The 19th century say the de-emphasizing of the differences in the dresses worn by men and women in one respect and between women of the different communities in another. The situation obtaining at Lucknow where some women wore kurtas and sidha or wide-legged pyjamahs, much in the same manner that the men did, or that which obtained in the Punjab where both men and women wore relatively short kurtas with full but tight-legged pyjamahs, can be observed. The choli-ghaghra-ohbani combination, for instance, an ensemble that had existed for a very long time indeed among the Hindus and was rarely adopted by Muslim women, came to be accepted by a far greater number of Muslim women in the 19th century.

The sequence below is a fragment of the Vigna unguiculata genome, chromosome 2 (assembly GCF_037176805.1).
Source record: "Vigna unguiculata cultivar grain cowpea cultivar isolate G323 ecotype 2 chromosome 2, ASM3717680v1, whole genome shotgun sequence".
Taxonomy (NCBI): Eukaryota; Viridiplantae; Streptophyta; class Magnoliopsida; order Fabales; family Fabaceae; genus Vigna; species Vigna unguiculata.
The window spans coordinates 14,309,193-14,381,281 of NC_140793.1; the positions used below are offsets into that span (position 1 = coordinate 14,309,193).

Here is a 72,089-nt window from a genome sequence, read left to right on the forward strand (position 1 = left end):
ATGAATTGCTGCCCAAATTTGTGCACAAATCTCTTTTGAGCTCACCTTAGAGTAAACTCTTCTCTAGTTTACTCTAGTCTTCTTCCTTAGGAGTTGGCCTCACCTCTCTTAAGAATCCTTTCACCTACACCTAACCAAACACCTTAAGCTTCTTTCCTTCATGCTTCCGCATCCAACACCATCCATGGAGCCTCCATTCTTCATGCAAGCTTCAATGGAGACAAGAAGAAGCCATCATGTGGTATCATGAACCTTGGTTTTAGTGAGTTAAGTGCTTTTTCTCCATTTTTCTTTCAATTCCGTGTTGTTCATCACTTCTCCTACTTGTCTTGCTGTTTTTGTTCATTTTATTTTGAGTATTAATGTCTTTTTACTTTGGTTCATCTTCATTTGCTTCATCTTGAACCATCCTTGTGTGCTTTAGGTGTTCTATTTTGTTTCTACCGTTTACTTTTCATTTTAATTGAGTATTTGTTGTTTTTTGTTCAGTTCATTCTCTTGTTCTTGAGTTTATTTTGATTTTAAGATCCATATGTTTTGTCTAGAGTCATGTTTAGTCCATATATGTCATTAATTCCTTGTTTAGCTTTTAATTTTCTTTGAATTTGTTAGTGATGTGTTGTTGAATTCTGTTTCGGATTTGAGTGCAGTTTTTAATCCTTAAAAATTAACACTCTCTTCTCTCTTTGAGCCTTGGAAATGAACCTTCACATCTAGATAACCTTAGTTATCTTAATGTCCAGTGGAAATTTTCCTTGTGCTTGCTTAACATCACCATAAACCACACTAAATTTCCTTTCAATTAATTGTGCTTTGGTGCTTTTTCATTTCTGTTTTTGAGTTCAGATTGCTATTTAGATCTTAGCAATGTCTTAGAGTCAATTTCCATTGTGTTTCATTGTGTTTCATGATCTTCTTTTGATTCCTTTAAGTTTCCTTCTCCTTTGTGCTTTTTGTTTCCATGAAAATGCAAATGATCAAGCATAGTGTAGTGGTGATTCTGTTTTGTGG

What would be true of the northern plains of India or of areas like Gujarat, of the belt from the Punjab all the way east up to Bengal, may have no relevance to what was happening in the field of costumes in, say, north-eastern India or the south.
Infact, the collection does not take into account the European style dresses that came in from the end of the 19th century and made such deep inroads into Indian styles in the 20th. has been known for the exotic traditional costumes and the rich geographical abundance.